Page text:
Scenario: Val’s Value from The Math Forum @ Drexel on Vimeo.

]]>The Algebra and Geometry classes at Mathland Hgh School are planning to play a game of Capture the Flag in the woods behind the school. They’ve been discussing how to fairly divide the woods into two territories.

They’ve drawn a map of the woods and added a coordinate plane. The Algebra class will put their base at (-8, 15). The Geometry class will put their base at (4, -3).

]]>I am 3 feet tall.

My dad is 6 feet tall.

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*Punxsutawney Phil and Suzanne with their shadows!*

Besides now having a special pass to use to pay only a dollar for my train commute into Philly, I’ve found myself having more than my normal amount of reflective thoughts. Recently I was thinking about my own Action Research with my students in ’99-’00. I was part of a Math Forum grant project and I was using the ESCOT Problems of the Week (*warning: there’s a lot of link rot within that group of pages but there are also still some interesting ideas/resources*) and I was interested in comparing my students’ standardized test scores from the previous year to their scores from the end of that school year. I remember when I looked up all of their scores from the previous year in anticipation of comparing them later, I noted both their literacy scores and their math scores. And, so, when I had the ’99-’00 scores for comparison I looked at both areas. The math scores were fine but it was the literacy score increases that were dramatic!

There were too many variables in play to only give credit to the problem-solving efforts I was focused on with these students. I was teamed with an excellent language arts teacher (Rick Hartwell) and, perhaps, their gains in literacy could be attributed to his effort … but … I think it was also because he and I used similar strategies and our combined efforts had a great effect.

When Annie introduced this slide into her Sense Making workshop and also used it in a Keynote she and Max delivered (and I know she’s used it in other talks recently, too) it just brought everything into focus!

While Rick was encouraging Strong Readers, I was encouraging Strong Mathematicians and the combination worked to the advantage of our students!

]]>In the wake of the recent tsunami, a company decided to donate to a disaster relief fund. The company started by pledging a certain amount of money.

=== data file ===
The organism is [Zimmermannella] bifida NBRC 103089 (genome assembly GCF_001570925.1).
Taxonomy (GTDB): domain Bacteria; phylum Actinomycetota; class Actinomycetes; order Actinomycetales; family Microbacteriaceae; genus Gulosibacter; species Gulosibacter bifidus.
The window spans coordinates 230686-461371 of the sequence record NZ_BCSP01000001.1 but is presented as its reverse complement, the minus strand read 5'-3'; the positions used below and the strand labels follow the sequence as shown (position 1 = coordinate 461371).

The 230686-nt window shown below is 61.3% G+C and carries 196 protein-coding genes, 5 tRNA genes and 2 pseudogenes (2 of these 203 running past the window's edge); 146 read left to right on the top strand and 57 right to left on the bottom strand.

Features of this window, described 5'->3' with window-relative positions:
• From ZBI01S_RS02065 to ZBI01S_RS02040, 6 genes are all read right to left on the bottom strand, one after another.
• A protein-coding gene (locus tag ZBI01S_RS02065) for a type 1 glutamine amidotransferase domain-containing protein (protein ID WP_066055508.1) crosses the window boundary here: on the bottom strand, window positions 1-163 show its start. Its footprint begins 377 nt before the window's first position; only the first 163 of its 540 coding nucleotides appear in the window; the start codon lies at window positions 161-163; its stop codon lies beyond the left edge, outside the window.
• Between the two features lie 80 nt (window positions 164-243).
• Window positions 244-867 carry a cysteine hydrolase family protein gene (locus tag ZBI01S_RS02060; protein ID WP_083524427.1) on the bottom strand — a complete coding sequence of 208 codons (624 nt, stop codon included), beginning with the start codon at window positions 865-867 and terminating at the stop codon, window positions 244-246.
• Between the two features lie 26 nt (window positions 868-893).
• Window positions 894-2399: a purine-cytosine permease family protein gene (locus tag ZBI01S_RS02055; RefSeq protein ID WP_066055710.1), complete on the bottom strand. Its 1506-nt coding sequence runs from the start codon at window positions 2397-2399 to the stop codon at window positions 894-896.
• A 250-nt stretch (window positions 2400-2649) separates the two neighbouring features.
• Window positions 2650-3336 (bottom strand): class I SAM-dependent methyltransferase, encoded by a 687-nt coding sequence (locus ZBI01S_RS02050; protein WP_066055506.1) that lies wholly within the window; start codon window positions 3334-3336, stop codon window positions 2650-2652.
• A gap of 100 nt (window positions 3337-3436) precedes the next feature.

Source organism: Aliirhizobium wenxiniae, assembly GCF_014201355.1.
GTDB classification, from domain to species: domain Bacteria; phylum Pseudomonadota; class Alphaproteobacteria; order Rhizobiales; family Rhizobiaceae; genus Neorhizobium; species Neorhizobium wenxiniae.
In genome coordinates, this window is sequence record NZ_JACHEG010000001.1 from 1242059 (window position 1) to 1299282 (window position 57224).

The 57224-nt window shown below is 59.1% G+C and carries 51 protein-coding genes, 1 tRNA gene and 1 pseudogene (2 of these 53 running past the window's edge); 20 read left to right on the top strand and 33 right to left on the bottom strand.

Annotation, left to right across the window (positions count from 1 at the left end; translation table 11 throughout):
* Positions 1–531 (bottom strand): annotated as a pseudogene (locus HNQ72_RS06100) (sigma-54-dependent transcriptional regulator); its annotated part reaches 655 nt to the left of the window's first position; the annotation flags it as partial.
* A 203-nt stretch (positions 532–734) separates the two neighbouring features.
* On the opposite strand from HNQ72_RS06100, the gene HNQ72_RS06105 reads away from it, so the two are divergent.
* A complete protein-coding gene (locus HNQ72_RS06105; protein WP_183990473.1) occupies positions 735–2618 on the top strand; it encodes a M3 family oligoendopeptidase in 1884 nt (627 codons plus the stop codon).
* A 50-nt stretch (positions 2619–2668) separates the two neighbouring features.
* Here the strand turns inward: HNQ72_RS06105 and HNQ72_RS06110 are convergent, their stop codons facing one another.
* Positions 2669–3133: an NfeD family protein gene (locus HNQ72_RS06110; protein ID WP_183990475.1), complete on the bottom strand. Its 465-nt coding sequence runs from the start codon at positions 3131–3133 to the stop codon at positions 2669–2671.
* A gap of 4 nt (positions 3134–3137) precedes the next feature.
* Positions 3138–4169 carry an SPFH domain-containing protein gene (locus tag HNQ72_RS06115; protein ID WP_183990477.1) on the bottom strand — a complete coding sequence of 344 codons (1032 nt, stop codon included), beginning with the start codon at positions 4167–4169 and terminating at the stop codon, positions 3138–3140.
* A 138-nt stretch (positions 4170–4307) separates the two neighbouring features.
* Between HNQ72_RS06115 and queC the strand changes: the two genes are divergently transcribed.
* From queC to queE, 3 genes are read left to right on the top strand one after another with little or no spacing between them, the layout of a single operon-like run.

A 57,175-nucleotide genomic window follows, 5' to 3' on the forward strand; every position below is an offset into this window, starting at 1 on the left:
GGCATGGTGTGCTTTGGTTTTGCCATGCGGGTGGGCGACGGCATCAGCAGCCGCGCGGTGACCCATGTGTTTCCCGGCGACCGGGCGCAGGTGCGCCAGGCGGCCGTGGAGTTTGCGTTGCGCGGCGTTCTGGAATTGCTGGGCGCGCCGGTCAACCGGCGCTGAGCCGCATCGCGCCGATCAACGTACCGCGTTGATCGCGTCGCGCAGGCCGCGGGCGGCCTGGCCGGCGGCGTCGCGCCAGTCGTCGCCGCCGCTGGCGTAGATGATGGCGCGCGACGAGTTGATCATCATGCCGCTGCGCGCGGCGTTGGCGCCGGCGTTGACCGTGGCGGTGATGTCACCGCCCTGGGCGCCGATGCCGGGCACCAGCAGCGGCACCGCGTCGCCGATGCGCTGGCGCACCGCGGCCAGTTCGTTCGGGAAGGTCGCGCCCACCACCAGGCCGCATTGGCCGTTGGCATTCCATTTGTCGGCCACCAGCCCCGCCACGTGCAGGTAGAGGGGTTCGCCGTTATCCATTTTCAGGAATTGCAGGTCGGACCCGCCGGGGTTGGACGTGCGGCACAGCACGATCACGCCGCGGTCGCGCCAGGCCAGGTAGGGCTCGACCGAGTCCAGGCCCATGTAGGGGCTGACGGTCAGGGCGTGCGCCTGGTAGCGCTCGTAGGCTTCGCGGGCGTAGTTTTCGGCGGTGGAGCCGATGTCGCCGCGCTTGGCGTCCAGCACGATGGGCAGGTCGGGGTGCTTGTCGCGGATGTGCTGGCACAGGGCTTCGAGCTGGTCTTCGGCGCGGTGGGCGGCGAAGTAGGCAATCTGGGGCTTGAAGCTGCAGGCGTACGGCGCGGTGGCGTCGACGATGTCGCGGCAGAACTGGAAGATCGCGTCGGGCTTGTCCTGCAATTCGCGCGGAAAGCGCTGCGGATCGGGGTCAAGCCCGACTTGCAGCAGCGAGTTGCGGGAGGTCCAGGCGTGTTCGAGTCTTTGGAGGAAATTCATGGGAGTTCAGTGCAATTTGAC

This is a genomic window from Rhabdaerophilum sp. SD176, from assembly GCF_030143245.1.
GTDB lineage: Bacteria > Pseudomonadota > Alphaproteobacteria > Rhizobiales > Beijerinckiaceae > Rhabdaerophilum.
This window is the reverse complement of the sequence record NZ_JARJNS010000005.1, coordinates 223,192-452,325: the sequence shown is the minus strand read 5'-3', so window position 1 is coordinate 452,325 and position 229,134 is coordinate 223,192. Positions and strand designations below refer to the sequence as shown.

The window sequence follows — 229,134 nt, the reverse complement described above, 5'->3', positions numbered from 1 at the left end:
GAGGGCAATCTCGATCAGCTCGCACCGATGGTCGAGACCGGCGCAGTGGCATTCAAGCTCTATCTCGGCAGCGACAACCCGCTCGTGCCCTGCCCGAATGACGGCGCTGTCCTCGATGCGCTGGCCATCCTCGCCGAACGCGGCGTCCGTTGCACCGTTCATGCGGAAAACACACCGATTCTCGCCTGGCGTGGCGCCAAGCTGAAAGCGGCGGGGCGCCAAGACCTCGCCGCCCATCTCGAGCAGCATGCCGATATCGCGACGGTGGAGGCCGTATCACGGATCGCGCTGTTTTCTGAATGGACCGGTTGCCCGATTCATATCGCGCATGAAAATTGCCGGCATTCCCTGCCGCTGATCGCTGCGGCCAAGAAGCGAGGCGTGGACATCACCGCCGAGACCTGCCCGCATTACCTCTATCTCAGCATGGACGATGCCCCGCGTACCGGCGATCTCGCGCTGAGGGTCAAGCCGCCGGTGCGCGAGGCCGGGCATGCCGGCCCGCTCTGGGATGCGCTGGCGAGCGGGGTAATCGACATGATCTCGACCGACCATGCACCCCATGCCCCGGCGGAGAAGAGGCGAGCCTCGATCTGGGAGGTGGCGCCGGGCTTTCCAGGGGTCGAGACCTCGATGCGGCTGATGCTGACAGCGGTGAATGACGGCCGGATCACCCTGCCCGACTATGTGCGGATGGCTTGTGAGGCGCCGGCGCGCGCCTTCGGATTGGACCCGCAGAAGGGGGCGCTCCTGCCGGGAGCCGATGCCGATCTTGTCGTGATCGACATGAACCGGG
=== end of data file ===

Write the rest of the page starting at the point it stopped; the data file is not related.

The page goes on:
To encourage their 60 employees to make individual contributions, the company pledge to also donate an additional fixed amount for each employee who made a personal donation to the fund.

The company treasurer determined that if one-third of the employees chose to make a donation, the company’s part of the total donation would be $7000. If 50% of the employees donated, the company’s part of the total donation would be $7750.

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Ethan, Fran, and Gloria have summer jobs at the local Dairy Freeze. They collect their own tips and then share them equally. One week Ethan collected $25 in tips, Fran collected $48, and Gloria collected $41.

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For some time I’ve been thinking about ways to gain minutes in classrooms so that students have more time to talk (and learn). Think-pair-share, turn-and-talk and other partner or group conversations help but invariably there seems to be a need to pull the whole class together for the whole discussion. Once we do that, though, we’re again having the “one person talk” mode — maybe it’s not the teacher doing the talking but it’s still just one voice.

BUT, here is the nugget that was suggested in the discussion post.

“**I’ve started to write down what I hear while I’m monitoring the class during their discussions and project them for all to see. Then students add any other thoughts that were discussed that I didn’t hear.**”

What a brilliant idea!

I responded,

“*As you record those comments and project them, do you find that your students refer to them? Do you still take whole class time to review those comments or might it (maybe with time and practice and suggestion) not need to be discussed as a whole? *”

Her response was,

“*I am noticing that as I post things and continue to monitor, others will say that they have the same thing. It actually seems to be encouraging discussion in groups and may be adding other ideas to continue their group discussions. I am not spending as much time on whole group discussion when I use this format.*”

I’m sure there are still moments where a whole class discussion is a good idea but this idea of projecting a compilation of ideas generated by the variety of pair/group discussants is a powerful idea!

If you try it or have already used this technique, we’d love to hear your stories!

]]>A regular hexagon and an equilateral triangle have the same perimeter.

]]>Did you know that there is a famous illusion associated with Lincoln’s “stove pipe” hat? The hat looks like it’s taller than it is wide, even when the height and width (including the brim) are the same. Let’s make a hat:

- Cut a circle with a radius of 5 1/2 inches.
- Cut a circle from the center of the first circle with a radius of 3 1/2 inches.

The smaller circle will form the tip of the hat, and what’s left of the larger circle will form the hat brim. If we had a rectangular sheet of paper of the right size, we could make the cylindrical part of the top hat.

]]>Mia drew a shape with exactly 4 sides.

It has 4 lines of symmetry.

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